Ridgewood is one of the few barbecue restaurants in the South that does not serve pork shoulder. For over three decades, the only cut of pork the Proffitts have smoked is fresh ham.

“Any country boy knows the difference,” says Larry. “In the country, we turn the shoulders into sausage. Shoulder has a different taste. It’s like the difference between breast meat on a turkey and thigh meat from the legs. The shoulder and the ham taste different. The ham is far superior, and it costs more.”

Trucked down the highway from Bristol, the hams come boned and rolled in cotton netting, about 120 of them a week. They’re smoked for about nine hours, then rubbed with a spice blend and chilled in a cooler. The next morning, the darkened hams are sliced, revealing meat almost white. Seconds before troweling massive piles onto platters or sandwiches, cooks reheat the meat on a grill and sauce it. Chopped, pulled, or minced are not options — only sliced.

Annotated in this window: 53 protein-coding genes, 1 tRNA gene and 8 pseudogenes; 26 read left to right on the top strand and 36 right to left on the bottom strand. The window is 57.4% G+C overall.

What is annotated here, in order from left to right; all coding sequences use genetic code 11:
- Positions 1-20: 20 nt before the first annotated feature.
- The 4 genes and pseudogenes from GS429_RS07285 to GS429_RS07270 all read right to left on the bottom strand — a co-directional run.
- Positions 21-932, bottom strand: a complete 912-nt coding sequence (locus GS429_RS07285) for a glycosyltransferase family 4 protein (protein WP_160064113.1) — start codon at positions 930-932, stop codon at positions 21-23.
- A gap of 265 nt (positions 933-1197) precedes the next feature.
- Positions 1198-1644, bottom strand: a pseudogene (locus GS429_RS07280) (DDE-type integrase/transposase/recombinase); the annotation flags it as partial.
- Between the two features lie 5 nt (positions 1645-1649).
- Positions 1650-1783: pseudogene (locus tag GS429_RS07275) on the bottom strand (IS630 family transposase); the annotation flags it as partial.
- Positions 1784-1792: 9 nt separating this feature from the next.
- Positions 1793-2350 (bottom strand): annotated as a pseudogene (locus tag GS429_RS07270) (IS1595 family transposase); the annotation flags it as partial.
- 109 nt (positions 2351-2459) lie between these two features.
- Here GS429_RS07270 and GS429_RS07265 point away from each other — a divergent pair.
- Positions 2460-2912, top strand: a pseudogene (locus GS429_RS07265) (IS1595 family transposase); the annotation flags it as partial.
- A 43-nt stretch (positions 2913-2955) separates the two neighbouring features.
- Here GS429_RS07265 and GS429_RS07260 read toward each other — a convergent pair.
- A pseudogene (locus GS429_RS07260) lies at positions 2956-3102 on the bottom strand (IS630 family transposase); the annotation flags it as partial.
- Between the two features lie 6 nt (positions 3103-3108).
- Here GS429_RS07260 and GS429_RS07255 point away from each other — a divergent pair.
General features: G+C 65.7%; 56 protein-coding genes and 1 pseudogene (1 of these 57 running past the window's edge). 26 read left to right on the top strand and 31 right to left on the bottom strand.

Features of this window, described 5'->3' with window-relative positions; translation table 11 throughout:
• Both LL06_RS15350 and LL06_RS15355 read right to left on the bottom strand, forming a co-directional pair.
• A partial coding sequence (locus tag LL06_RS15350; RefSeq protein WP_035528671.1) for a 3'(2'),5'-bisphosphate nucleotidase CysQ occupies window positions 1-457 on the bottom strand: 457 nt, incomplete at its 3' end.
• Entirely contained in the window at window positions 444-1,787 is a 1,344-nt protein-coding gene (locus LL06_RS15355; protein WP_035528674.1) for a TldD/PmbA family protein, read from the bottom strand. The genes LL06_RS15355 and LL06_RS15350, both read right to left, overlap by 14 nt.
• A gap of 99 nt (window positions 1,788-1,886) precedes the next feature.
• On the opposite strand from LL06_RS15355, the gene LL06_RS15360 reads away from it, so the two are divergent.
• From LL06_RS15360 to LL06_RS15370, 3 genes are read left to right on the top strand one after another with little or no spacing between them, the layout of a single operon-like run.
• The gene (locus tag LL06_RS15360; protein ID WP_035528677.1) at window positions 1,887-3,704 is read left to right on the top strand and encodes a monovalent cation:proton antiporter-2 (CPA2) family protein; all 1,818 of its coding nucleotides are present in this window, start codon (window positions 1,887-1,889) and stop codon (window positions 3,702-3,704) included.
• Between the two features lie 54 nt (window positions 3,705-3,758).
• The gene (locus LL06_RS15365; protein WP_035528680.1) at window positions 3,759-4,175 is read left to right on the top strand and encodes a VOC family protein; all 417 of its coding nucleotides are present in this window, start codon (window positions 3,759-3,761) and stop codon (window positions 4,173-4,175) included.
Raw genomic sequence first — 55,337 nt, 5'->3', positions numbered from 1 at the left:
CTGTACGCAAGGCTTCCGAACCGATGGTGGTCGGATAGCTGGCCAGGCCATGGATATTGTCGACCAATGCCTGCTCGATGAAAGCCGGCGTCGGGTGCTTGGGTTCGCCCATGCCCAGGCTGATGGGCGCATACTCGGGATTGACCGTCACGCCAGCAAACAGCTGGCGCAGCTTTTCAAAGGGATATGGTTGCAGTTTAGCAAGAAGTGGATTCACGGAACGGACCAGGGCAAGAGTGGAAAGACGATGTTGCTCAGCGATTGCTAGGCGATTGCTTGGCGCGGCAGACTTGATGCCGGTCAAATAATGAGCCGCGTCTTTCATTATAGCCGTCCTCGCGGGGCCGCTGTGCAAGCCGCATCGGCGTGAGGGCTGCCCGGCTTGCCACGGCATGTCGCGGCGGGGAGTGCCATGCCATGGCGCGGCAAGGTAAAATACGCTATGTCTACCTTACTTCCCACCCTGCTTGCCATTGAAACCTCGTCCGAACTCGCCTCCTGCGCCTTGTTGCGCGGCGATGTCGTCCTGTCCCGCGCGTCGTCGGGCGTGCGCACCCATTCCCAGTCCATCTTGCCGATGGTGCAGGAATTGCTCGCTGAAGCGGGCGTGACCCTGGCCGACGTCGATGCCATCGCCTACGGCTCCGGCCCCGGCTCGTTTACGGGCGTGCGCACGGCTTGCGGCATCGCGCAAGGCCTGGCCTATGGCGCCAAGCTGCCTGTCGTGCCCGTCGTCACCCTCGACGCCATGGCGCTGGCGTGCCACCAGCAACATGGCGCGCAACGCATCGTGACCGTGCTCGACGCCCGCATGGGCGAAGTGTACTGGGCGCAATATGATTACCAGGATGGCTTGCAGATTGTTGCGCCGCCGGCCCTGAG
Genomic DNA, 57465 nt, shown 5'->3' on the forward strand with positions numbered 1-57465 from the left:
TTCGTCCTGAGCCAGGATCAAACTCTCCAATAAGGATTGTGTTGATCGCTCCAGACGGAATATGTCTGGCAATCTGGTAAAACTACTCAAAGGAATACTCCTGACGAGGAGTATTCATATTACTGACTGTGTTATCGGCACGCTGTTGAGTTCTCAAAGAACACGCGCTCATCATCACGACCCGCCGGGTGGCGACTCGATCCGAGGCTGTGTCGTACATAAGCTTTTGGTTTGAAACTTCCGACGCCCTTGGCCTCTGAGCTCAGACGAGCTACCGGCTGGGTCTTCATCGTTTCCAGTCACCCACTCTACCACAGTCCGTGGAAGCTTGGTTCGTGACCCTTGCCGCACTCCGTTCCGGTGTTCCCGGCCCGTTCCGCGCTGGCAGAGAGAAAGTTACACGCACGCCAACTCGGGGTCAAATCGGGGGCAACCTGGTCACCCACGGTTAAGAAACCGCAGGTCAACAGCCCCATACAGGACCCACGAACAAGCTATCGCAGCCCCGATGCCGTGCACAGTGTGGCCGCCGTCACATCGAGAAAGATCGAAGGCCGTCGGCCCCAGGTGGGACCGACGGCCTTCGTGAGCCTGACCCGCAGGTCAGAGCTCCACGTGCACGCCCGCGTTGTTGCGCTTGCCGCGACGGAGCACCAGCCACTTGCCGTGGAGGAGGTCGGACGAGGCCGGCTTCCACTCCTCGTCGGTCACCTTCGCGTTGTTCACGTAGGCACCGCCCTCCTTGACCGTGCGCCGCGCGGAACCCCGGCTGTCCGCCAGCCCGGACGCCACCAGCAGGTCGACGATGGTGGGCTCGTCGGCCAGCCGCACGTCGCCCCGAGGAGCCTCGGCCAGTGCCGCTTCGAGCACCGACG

Meat isn’t apportioned with a kitchen scale. Cooks just know how much to reach for.

“I’m sure we’re not making any money on some of the sandwiches, because those ladies get heavy hands,” says Larry. “When I eat out, I don’t care what somebody charges me as long as they give me something good and give me enough of it.”

Still, Ridgewood’s barbecue pork sandwiches, dressed with a cool, crunchy, minced layer of coleslaw, ring up at only $3.85, less than what some of the gas and electricity converts are charging.

The beverage of choice at Ridgewood is Southern sweet tea, the strongest drink in the house.

“This used to be a beer joint when it first opened,” Larry recalls. “There were beer joints everywhere up and down the road. In 1952, Sullivan County went dry, and our other owners bailed out. One went to work for Ford in Detroit, the other for Bemberg, where they made rayon yarn over in Elizabethton.”

In the early days, every year, Grace and Jim Proffitt borrowed the money to take their family on a vacation. In Daytona Beach, Florida, they saw people smoking chickens and came up with the idea to start serving barbecue back at home in the hills. For awhile, they barely survived. Couldn’t buy a car until 1950. Jim kept his job at Bemberg while Grace ran the restaurant because, she said, “I’ve got two boys to put through college.”